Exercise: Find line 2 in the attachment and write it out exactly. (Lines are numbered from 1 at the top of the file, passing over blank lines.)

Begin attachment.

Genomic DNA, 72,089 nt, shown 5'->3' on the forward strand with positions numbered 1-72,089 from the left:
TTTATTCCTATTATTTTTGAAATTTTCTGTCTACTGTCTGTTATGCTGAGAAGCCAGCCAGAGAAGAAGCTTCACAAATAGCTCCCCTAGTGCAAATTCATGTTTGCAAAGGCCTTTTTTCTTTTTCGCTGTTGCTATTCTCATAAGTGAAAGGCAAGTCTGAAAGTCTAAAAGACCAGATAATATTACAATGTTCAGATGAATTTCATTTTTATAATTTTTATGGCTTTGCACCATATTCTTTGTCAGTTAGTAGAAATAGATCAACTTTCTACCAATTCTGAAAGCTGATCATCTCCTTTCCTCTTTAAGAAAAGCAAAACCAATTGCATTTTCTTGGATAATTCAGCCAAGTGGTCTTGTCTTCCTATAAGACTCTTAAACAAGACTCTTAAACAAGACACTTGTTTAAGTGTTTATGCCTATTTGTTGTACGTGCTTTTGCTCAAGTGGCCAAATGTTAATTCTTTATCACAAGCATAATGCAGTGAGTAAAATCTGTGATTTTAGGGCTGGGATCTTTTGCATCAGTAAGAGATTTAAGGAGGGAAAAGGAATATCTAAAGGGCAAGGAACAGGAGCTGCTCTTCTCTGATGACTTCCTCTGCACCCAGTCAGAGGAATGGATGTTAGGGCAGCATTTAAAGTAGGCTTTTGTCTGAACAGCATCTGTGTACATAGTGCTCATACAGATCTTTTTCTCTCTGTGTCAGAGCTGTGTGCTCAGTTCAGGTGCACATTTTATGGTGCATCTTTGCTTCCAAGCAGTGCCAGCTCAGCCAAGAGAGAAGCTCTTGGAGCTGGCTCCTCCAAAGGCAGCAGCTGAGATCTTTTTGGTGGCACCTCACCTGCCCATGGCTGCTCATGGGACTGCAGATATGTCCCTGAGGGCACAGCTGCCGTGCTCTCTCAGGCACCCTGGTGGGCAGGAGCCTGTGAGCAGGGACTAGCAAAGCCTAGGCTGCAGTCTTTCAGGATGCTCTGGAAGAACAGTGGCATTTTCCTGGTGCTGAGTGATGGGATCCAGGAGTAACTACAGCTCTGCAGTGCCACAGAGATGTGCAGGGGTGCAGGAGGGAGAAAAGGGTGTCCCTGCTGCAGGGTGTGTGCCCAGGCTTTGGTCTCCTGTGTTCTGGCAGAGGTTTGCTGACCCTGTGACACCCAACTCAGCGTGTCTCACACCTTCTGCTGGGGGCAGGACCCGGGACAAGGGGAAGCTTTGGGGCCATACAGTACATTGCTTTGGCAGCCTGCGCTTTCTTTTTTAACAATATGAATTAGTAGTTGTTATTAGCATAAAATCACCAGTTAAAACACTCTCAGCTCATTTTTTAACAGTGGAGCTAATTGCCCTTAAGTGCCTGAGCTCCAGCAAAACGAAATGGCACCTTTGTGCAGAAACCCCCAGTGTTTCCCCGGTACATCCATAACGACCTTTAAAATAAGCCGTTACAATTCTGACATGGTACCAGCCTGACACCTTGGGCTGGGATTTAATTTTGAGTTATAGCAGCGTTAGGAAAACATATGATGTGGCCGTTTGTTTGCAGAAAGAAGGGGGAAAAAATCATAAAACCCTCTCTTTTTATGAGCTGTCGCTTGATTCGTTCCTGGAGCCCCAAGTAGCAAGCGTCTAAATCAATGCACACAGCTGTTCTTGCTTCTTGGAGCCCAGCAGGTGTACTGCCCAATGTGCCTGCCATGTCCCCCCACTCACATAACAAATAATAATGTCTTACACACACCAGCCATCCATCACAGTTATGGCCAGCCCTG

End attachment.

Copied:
TTTATTCCTATTATTTTTGAAATTTTCTGTCTACTGTCTGTTATGCTGAGAAGCCAGCCAGAGAAGAAGCTTCACAAATAGCTCCCCTAGTGCAAATTCATGTTTGCAAAGGCCTTTTTTCTTTTTCGCTGTTGCTATTCTCATAAGTGAAAGGCAAGTCTGAAAGTCTAAAAGACCAGATAATATTACAATGTTCAGATGAATTTCATTTTTATAATTTTTATGGCTTTGCACCATATTCTTTGTCAGTTAGTAGAAATAGATCAACTTTCTACCAATTCTGAAAGCTGATCATCTCCTTTCCTCTTTAAGAAAAGCAAAACCAATTGCATTTTCTTGGATAATTCAGCCAAGTGGTCTTGTCTTCCTATAAGACTCTTAAACAAGACTCTTAAACAAGACACTTGTTTAAGTGTTTATGCCTATTTGTTGTACGTGCTTTTGCTCAAGTGGCCAAATGTTAATTCTTTATCACAAGCATAATGCAGTGAGTAAAATCTGTGATTTTAGGGCTGGGATCTTTTGCATCAGTAAGAGATTTAAGGAGGGAAAAGGAATATCTAAAGGGCAAGGAACAGGAGCTGCTCTTCTCTGATGACTTCCTCTGCACCCAGTCAGAGGAATGGATGTTAGGGCAGCATTTAAAGTAGGCTTTTGTCTGAACAGCATCTGTGTACATAGTGCTCATACAGATCTTTTTCTCTCTGTGTCAGAGCTGTGTGCTCAGTTCAGGTGCACATTTTATGGTGCATCTTTGCTTCCAAGCAGTGCCAGCTCAGCCAAGAGAGAAGCTCTTGGAGCTGGCTCCTCCAAAGGCAGCAGCTGAGATCTTTTTGGTGGCACCTCACCTGCCCATGGCTGCTCATGGGACTGCAGATATGTCCCTGAGGGCACAGCTGCCGTGCTCTCTCAGGCACCCTGGTGGGCAGGAGCCTGTGAGCAGGGACTAGCAAAGCCTAGGCTGCAGTCTTTCAGGATGCTCTGGAAGAACAGTGGCATTTTCCTGGTGCTGAGTGATGGGATCCAGGAGTAACTACAGCTCTGCAGTGCCACAGAGATGTGCAGGGGTGCAGGAGGGAGAAAAGGGTGTCCCTGCTGCAGGGTGTGTGCCCAGGCTTTGGTCTCCTGTGTTCTGGCAGAGGTTTGCTGACCCTGTGACACCCAACTCAGCGTGTCTCACACCTTCTGCTGGGGGCAGGACCCGGGACAAGGGGAAGCTTTGGGGCCATACAGTACATTGCTTTGGCAGCCTGCGCTTTCTTTTTTAACAATATGAATTAGTAGTTGTTATTAGCATAAAATCACCAGTTAAAACACTCTCAGCTCATTTTTTAACAGTGGAGCTAATTGCCCTTAAGTGCCTGAGCTCCAGCAAAACGAAATGGCACCTTTGTGCAGAAACCCCCAGTGTTTCCCCGGTACATCCATAACGACCTTTAAAATAAGCCGTTACAATTCTGACATGGTACCAGCCTGACACCTTGGGCTGGGATTTAATTTTGAGTTATAGCAGCGTTAGGAAAACATATGATGTGGCCGTTTGTTTGCAGAAAGAAGGGGGAAAAAATCATAAAACCCTCTCTTTTTATGAGCTGTCGCTTGATTCGTTCCTGGAGCCCCAAGTAGCAAGCGTCTAAATCAATGCACACAGCTGTTCTTGCTTCTTGGAGCCCAGCAGGTGTACTGCCCAATGTGCCTGCCATGTCCCCCCACTCACATAACAAATAATAATGTCTTACACACACCAGCCATCCATCACAGTTATGGCCAGCCCTG